Issue date: 2/18/09
Year after year during Black History Month, I see the same historical
figures being honored. We talk about how Martin Luther King Jr. led a
movement, Malcolm X spoke up against White supremacy, Jackie Robinson
showed that Blacks could hit home runs just as well as Whites,
Harriet Tubman led slaves to freedom, and George Washington Carver
invented significant uses for the peanut. I believe that all these
people were and still are great historical figures, but other people
had dreams, other people fought against oppression, and many Blacks
were abolitionists, athletes and scientists. I would like to use this
piece to introduce you to less well known figures that should be
Before Dr. Martin Luther King's time, there was a woman by the name
of Ella Baker. Baker was a civil and human rights leader in the
1930s. She formed the Young Negroes' Cooperative League, in which she
helped Blacks achieve economic power. Baker worked alongside the
civil rights leaders we acknowledge today, such as King, Thurgood
Marshall, and W.E.B. Dubois.
A man by the name of W. W. Law also fought for the rights of Blacks.
Like King, he led sit-ins, peaceful protests and boycotts. He was a
leader of the NAACP and he forced city leaders in Georgia to
Stokely Carmichael was an advocate for Black Nationalism just like
Malcolm. Carmichael protested against segregation by riding on
integrated buses with other "freedom riders." He later became an
honorary prime minister of the Black Panther Party. Like Malcolm, he
encouraged Blacks to form their own businesses, organizations, and to
strengthen their own communities.
Assata Shakur is a Black revolutionary. She was a writer, poet, and a
member of the Black Panther Party and the Black Liberation Army. Her
"radical ideologies" and views made her a target for police officers.
She was shot twice and charged with killing a police officer. She
escaped from prison and has been living in Cuba since 1986. Like
Malcolm, she stood for Black Nationalism--by any means necessary.
While Harriet Tubman led slaves to freedom using the Underground
Railroad, William Still was the founder of it. He helped as many as
60 slaves a month escape to freedom. He kept books and records on
each slave and later published the "Underground Railroad Records."
Without him,the Underground Railroad would not have existed.
Leonard Grimes was an abolitionist and an early organizer of the
Underground Railroad. Grimes was born free and owned a coach
business. He used his business to secretly transport slaves to the North.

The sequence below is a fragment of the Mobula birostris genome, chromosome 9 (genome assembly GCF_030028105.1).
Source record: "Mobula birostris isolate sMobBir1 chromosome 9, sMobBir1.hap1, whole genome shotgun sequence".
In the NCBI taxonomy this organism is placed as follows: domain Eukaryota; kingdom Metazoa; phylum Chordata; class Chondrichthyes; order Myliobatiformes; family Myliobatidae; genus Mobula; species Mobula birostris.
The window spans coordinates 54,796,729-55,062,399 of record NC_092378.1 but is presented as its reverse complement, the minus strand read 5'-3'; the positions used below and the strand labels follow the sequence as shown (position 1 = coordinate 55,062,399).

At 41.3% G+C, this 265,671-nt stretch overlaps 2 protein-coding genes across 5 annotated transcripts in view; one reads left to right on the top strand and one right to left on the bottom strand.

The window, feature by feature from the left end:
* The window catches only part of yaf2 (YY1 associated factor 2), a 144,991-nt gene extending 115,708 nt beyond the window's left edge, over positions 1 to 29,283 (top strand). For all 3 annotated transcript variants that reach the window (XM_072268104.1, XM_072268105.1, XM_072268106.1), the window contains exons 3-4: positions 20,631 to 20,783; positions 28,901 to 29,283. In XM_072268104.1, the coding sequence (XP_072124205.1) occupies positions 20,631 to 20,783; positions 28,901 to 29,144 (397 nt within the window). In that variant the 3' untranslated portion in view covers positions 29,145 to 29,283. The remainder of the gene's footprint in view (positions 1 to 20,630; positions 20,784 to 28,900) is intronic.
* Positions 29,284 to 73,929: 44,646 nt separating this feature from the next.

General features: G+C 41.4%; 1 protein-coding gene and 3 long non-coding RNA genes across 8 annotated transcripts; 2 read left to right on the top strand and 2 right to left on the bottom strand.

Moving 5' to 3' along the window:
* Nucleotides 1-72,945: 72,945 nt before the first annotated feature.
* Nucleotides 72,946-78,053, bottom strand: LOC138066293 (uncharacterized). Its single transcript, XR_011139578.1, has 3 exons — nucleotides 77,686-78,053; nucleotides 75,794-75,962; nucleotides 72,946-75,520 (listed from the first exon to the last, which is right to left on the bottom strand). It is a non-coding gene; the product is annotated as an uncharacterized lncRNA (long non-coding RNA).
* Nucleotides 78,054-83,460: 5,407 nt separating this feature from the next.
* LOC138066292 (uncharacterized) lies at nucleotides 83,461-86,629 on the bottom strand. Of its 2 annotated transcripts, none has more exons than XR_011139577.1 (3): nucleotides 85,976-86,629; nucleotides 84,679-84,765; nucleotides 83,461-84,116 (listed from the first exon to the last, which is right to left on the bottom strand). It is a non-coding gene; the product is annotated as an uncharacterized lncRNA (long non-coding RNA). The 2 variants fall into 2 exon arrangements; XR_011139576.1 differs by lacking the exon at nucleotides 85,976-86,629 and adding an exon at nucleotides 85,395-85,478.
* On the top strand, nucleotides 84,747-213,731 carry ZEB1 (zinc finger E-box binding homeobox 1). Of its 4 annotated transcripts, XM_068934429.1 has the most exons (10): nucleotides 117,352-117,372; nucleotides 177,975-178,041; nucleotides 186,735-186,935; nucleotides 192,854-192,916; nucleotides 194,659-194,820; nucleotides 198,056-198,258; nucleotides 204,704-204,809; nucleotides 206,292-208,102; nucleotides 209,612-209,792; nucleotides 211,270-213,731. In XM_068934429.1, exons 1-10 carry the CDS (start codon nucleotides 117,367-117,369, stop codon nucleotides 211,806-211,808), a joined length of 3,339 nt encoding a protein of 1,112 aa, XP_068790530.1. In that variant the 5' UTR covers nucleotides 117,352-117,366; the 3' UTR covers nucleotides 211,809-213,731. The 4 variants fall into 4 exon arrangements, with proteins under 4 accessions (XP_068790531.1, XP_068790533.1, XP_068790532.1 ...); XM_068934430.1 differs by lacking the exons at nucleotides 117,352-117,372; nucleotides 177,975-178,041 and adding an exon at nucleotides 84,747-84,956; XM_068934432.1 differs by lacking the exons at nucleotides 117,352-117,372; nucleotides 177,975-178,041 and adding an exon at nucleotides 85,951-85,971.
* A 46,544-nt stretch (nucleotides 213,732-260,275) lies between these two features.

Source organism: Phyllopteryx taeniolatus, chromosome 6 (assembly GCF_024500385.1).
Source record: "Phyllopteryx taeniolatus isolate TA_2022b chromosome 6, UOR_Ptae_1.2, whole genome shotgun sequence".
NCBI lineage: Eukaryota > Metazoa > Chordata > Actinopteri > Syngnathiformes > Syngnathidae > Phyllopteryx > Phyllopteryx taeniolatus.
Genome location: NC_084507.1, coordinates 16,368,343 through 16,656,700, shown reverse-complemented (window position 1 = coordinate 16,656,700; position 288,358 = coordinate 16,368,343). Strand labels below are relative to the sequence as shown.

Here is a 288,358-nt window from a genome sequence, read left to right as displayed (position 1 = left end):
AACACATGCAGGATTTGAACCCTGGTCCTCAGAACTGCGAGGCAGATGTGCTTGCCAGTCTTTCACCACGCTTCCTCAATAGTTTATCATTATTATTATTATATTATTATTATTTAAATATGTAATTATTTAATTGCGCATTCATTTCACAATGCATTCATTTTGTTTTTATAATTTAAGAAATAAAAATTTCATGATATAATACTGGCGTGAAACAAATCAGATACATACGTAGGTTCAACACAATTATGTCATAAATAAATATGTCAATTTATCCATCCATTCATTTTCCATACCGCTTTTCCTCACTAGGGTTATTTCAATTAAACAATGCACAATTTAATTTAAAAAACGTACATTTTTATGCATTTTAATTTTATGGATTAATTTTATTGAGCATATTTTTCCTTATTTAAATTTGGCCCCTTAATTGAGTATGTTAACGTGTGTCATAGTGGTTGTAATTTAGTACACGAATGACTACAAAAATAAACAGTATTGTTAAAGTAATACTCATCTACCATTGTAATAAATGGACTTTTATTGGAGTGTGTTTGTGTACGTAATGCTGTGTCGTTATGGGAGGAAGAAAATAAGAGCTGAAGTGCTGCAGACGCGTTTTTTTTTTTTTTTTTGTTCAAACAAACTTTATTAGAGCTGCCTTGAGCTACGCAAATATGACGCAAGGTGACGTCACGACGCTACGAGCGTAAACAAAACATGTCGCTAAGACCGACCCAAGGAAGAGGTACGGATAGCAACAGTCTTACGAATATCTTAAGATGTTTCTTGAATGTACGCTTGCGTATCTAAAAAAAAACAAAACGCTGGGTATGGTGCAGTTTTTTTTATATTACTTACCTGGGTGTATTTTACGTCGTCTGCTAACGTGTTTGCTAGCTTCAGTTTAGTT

Jackie Robinson was a talented athlete, but Nathaniel Clifton was a
talented multi-athlete. He was the first Black man to play
pro-basketball, and during the off-season he played for the Chicago
American Giants in the Negro Baseball League. On top of his
basketball and baseball careers, Clifton served three years in the
army during World War Two.
John W. "Budd" Fowler was the first Black professional baseball
player. The difference between Fowler and Robinson is Fowler was the
first Black professional baseball player before color lines were
drawn among baseball leagues. Fowler could play any position in baseball,
George Washington Carver was a great scientist, but so was Benjamin
Banneker. He was an astronomy scientist and made predictions of
future solar eclipses. He also wrote almanacs that were published
throughout the 1790s. Even though his father and grandfather were
slaves, he did not let his race stop him from his quest for knowledge.
Garrett Morgan is responsible for inventing the three-way automatic
traffic signal and the gas mask. Morgan not only started his own
business enterprises, he also published a weekly newspaper for the
All these people are significant to our past. Without them we would
not have come this far. The Black community should acknowledge and
try to learn more about all historical figures that made a
difference. Instead of remembering what history books tell us, why
not discover our own history? Because it is Black History Month, we
should honor all of our firsts, our leaders, inventors, and
scientists. Black history did not begin with Dr. Martin Luther King's
dream, and it does not end with Barrack Obama becoming president.